FIG. 1 shows a cross-sectional side view of a skin showing the micro-blowing process;
FIG. 2 shows a top view of the surface of FIG. 1;
FIG. 3 shows a graph of micro-blowing computational results discussed more fully elsewhere in this disclosure;
FIG. 4 shows a graph of a velocity profile before micro-blowing;
FIG. 5 shows a graph of a velocity profile during micro-blowing;
FIG. 6 shows a graph of a velocity gradient;
FIG. 7 shows a graph of the skin friction of an advance ducted propeller (ADP) nacelle with micro-blowing;
FIG. 8 shows a graph of skin friction of an advance ducted propeller (ADP) nacelle with micro-blowing and suction;
FIG. 9 shows a graph of skin friction of an advance ducted propeller (ADP) nacelle with discrete holes;
FIG. 10 shows skin friction coefficient ratios of a preferred embodiment of the invention;
FIG. 11 shows skin friction coefficient ratios of a variety of test plates with varying aspect ratios;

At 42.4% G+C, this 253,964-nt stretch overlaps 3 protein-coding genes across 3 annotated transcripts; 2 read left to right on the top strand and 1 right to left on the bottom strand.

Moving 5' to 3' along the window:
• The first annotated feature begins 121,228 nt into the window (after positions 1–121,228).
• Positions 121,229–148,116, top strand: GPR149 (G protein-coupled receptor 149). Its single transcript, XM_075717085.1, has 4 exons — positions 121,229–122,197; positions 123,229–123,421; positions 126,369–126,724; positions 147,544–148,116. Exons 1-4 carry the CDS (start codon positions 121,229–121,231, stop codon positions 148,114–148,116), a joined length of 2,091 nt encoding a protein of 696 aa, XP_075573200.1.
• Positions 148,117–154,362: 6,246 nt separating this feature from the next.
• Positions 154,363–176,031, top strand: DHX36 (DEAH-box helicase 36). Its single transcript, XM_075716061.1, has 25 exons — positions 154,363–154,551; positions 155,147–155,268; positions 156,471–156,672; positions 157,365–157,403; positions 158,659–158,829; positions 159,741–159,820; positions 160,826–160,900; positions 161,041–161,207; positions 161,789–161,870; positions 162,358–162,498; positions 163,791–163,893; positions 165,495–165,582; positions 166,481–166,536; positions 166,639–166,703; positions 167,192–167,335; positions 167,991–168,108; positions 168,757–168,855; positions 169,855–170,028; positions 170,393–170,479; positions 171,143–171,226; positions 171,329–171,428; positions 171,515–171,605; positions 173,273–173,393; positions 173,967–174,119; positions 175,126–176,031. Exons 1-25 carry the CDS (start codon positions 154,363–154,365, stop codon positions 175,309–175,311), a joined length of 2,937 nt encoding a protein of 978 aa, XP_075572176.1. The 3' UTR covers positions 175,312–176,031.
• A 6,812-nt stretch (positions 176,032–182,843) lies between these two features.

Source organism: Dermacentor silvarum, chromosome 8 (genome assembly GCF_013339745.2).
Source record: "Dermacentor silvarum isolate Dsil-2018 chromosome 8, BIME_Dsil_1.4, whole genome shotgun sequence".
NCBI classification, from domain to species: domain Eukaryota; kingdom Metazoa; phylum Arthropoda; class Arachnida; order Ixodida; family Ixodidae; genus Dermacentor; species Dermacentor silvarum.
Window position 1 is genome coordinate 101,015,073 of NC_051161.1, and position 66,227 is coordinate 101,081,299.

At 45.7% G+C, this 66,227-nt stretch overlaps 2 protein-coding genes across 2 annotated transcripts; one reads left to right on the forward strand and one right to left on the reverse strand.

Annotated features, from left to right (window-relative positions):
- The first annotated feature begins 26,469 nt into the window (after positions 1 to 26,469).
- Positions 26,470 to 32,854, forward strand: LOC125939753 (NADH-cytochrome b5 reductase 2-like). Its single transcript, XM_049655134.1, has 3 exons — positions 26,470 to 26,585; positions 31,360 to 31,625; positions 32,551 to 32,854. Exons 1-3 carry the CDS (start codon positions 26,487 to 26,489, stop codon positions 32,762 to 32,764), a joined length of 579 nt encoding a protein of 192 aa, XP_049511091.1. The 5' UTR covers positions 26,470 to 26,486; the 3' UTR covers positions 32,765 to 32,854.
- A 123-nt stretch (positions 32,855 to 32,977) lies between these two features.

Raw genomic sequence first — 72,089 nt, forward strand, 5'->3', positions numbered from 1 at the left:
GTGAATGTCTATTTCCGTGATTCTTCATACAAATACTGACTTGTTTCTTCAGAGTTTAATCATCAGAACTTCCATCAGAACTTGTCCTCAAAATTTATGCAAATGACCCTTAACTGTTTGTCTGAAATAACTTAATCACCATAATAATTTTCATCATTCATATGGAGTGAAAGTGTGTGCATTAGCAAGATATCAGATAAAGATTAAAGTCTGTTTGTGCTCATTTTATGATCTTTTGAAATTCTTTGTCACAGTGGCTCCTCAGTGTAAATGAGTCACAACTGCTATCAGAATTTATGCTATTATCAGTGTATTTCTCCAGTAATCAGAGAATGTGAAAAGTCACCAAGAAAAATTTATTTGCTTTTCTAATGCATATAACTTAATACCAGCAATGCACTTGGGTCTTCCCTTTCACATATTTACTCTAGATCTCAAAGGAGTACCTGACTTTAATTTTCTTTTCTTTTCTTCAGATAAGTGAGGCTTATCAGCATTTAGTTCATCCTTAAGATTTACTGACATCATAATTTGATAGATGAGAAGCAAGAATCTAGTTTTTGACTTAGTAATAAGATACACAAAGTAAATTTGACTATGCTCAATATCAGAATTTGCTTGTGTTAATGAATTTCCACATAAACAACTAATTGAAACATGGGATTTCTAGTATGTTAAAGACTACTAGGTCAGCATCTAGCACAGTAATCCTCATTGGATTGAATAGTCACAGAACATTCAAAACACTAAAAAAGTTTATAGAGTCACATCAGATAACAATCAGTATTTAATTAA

FIG. 12 shows skin friction coefficient ratios of another preferred embodiment of the invention;
FIG. 13 shows skin friction coefficient ratios of yet another preferred embodiment of the invention;
FIG. 14 is a schematic view of the surface without blowing;
FIG. 15 is a schematic view of the surface with micro-blowing; and,
FIG. 16 shows a schematic of the still another embodiment of the invention utilizing the combination of micro-blowing and suction.
Referring now to the drawings, which are for purposes of illustrating a preferred embodiment of the invention only, and not for purposes of limiting the invention, FIG. 1 is a cross-sectional side view of a skin 10 according to the invention. The skin 10 is preferably built into an outer surface (not shown) of an aircraft, watercraft, or other object designed to pass through a fluid. While the skin 10 is preferably built into the outer surface of the object during the construction of the object, it is possible for the skin 10 to be retrofitted to an existing object, such as an aircraft.
Skin friction and drag occur when an object passes through a first fluid, such as water or air. With continuing reference to FIG. 1, in order to reduce skin friction on an outer surface 16 of the skin 10, a second fluid is blown first through an inner layer 22 of the skin 10 in the direction of arrow 24. Depending on the application, any fluid will work, but for the purposes of this disclosure the invention will be described with reference to an aircraft and the first and second fluids will be air.